11 Activity Participation Restrictions Education & Training: 20% Mild; 15% Moderate Socialising: 20% Mild; 12% Moderate Family Life: 17% Mild; <12.5% Moderate Emotional Impact Education & Training: 30% affected a little; < 12.5% affected a lot Socialising: 17.5% = affected a little; 12.5% affected a lot Family Life: 20% affected a little; <12.5% affected a lot

12 Performance Skill Difficulties

13 Day Services Day Currently receiving servicesRequiring Services (N=110)(N=56) Mainstream primary school 20<5 Mainstream secondary school 7814 Specialist day primary school <5 Specialist day secondary school <5 Third Level Education 17 Vocational Training 7

14 Access to Health Services Occupational Therapy 58: receiving service but 18 awaiting further enhanced Service. 83: not receiving any service but 45 of these adolescents were awaiting an assessment Psychology 57: receiving service but 12 were awaiting further enhanced service 84: not receiving any service but 36 of these adolescents were waiting an assessment

15 Summary 1.Review terminology of motor proficiency disorders. Ireland is not yet in line with European recommendations. 2. To identify if social-environmental factors create barriers to participation? Services & supports, Access to information & Peoples attitudes. 3. To identify what daily activities are restricted and how performance skills influence participation. Education & Vocational Activities Executive functioning difficulties Socialising Activities Difficulties maintaining a friendship & meeting new people.

16 Summary 4. Determine the emotional impact of participation restrictions. Academic, vocational & social participation restrictions were linked to difficulties with emotional well-being. 5. To highlight what are the core health services accessed by adolescents with dyspraxia. Occupational Therapy Psychology services.

17 Conclusion Health services are crucial to support this population group. Research involving a larger sample size, including adolescents with a diagnosis of DCD is necessary. NPSDD a valuable resource for secondary analysis research; further research into this diagnostic group with transition across the lifespan is necessary.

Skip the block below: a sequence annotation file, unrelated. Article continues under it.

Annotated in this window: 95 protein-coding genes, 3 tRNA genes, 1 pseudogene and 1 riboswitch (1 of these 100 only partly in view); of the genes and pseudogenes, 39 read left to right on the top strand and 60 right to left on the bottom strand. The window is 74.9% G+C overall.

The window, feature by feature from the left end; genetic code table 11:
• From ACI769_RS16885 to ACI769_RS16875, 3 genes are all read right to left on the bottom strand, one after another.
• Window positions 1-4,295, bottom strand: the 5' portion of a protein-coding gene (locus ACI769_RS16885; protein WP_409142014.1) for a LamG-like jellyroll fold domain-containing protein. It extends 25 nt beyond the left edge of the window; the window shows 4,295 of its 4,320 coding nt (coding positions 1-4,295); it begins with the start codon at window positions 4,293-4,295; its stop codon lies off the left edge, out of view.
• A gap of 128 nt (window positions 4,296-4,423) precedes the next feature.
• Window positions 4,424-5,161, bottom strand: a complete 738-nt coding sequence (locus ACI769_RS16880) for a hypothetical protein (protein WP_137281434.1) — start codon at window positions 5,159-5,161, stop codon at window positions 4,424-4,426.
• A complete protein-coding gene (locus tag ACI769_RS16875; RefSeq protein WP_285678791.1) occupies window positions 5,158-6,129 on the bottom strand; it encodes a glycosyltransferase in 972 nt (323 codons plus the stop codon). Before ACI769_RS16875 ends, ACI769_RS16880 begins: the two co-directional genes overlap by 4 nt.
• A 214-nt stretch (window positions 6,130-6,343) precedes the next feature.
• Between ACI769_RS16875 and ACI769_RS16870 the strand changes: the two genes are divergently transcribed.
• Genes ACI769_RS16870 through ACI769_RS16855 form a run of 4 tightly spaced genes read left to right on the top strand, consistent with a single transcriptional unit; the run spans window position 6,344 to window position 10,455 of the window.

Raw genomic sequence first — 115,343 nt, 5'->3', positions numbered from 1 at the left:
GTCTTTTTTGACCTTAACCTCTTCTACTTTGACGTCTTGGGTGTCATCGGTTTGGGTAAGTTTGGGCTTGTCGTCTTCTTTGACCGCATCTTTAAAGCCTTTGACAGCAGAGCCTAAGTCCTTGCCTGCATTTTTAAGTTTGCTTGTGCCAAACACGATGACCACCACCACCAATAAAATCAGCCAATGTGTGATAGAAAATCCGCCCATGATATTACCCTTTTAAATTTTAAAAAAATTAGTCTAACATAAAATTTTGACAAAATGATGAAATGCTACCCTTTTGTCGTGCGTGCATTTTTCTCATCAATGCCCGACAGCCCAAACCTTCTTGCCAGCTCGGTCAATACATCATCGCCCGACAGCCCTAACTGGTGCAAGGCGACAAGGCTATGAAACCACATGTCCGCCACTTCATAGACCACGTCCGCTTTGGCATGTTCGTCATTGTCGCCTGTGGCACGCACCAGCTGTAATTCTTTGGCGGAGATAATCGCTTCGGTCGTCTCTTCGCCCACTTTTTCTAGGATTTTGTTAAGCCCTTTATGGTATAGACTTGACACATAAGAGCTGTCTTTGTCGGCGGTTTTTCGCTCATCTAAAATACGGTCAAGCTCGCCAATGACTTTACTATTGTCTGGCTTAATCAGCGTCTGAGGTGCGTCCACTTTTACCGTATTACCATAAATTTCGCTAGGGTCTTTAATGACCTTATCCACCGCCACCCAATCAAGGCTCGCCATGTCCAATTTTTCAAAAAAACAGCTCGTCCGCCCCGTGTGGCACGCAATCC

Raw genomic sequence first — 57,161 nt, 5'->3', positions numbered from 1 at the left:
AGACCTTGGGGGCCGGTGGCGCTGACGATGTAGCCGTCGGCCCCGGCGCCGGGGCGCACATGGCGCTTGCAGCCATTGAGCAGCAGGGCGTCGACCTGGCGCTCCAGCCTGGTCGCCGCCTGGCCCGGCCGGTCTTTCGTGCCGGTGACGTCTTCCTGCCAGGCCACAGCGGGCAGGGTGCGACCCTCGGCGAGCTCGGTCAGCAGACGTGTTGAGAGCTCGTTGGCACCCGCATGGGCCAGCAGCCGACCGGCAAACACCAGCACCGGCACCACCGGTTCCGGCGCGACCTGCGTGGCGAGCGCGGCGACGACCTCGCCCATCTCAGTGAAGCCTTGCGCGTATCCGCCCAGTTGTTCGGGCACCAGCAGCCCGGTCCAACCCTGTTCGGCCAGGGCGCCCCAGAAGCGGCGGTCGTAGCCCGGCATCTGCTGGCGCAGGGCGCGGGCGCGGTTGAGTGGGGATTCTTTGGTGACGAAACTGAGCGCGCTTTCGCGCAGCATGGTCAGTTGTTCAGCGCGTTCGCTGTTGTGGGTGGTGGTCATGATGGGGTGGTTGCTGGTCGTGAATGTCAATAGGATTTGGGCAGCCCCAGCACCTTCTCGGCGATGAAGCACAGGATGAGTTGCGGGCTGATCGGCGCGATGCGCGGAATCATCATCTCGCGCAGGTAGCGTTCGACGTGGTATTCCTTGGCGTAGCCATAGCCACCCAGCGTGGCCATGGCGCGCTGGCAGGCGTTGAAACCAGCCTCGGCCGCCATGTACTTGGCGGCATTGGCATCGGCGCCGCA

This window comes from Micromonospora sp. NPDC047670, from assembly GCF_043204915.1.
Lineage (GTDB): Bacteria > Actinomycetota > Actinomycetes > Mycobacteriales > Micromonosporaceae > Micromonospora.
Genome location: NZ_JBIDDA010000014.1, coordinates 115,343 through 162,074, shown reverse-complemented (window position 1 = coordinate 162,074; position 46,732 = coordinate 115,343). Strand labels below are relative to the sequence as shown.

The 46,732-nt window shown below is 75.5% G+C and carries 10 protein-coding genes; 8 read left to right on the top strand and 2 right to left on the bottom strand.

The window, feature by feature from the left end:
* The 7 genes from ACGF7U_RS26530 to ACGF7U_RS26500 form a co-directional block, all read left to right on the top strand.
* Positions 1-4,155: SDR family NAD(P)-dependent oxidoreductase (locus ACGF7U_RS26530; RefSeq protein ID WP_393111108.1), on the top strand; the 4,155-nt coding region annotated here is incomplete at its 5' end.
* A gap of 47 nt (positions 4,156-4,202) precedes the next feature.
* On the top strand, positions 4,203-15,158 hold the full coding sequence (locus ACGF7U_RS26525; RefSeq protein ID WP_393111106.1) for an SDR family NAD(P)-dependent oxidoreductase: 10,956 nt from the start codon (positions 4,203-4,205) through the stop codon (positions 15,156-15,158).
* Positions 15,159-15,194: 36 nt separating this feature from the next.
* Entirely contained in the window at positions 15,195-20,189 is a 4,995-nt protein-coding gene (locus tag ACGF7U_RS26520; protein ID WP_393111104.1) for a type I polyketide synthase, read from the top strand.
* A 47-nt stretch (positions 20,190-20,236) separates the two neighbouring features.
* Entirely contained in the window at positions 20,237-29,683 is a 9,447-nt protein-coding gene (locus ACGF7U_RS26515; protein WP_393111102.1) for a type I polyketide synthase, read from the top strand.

18 References Cairney, J., Hay, J. A., Faught, B.E., Mandigo, J. & Flouris, A. (2005) Developmental Coordination Disorder, Self-efficacy towards physical activity and play: Does gender matter? Adapted Physical Activity Quarterly, 22, Cantell, M.H., Smyth, M. M. & Ahonen, T.P. (2003) Two distinct pathways for developmental coordination disorder: Persistence and resolution, Human Movement Science, 22, de Oliveira, R. F. & Wann, J.P. (2011) Driving skills of young adults with developmental coordination disorder: Regulating speed and coping with distraction, Research in Developmental Disabilities, 32, Health Research Board (HRB), Health Information and Evidence, National Physical and Sensory Disability Database (NPSDD) (Online) available: (accessed 9 April 2012).

19 References Hessell, S., Hocking, C., & Graham Davies, S. (2010). Participation of boys with developmental coordination disorder in gymnastics, New Zealand Journal of Occupational Therapy, 57(1), Kirby, A., Edwards, L. & Sugden, D. (2011) Emerging adulthood in developmental coordination disorder: Parent and young adult perspectives, Research in Developmental Disabilities, 32(4), OBrien, J. C., Williams, H.G., Bundy, A., Lyons, J. & Mittal, A. (2008) Mechanisms that underlie coordination in children with developmental coordination disorder, Journal of Motor Behavior, 40(1), 43–61. World Health Organisation. International classification of functioning, disability and health: Short version, Geneva: World Health Organisation; 2001.